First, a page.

Senior Shannon Fox doesn't fancy herself a leisurely runner when her Oberlin running career ends in the spring.
"I basically like to run to compete," she said. "I think if I can't compete, I'll be a couch potato."
Fox has competed just fine during her Oberlin running career. In the space of 19 months, she's racked up a total of nine conference championships in indoor and outdoor track as well as cross country. She speaks softly of her accomplishments though her standards are high.
Two weeks ago at the NCAC meet at Denison University, Fox became the second woman in the conference's 12-year history to repeat as cross country champion.
Saturday, she's running in the Great Lakes Regional meet at Otterbein College. There, she hopes to qualify for her third consecutive bid for the national cross country championships.
Last year, Fox finished 65th out of 185 runners at the national meet and as a sophomore, she came in 123rd.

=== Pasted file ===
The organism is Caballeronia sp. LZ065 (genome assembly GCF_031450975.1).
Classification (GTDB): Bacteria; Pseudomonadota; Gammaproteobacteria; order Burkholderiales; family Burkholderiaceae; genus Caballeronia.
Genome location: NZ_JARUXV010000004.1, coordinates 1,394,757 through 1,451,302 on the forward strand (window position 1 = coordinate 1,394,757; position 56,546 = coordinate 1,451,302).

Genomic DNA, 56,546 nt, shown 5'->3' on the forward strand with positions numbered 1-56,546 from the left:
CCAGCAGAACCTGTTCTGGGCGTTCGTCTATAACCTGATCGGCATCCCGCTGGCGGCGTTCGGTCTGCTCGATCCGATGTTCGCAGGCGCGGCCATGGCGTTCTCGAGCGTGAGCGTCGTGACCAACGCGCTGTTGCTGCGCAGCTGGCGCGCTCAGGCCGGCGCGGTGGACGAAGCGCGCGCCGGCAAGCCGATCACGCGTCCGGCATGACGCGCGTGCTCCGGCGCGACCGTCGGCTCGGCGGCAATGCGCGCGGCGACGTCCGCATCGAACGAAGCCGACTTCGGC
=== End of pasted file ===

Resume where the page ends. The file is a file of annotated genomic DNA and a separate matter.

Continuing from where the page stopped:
In outdoor track, Fox has won the conference's 5 kilometer and 10 kilometer races two years in a row. Last year, she also won the 3 kilometer race. Indoors, Fox won the 3 kilometer and 5 kilometer championships as a sophomore.
Fox reflected on her Oberlin running career thus far last week. "I never thought I'd be able to make it [to Nationals] my sophomore year," she said. "This year is the first year I've really wanted to make it and so I feel more prepared. I'd like to make the top three [in Regionals]."
Despite her ambitions, a berth at the national meet is not a sure thing even for Fox. The top two teams out of 25 at the regional meet will run at Nationals as well as the three highest finishers not on those teams.
Still, senior Alex Dawe, a men's runner with aspirations for nationals, talks about how he'd like to join Fox at the national meet.
Oberlin's women finished fourth in the NCAC meet and are an extraordinarily longshot for securing one of the team places. That means Fox will need a very high regional finish.
And she has tough competition, including Kenyon seniors Gretchen Baker and Keri Schulte who took the two spots behind Fox at the conference meet.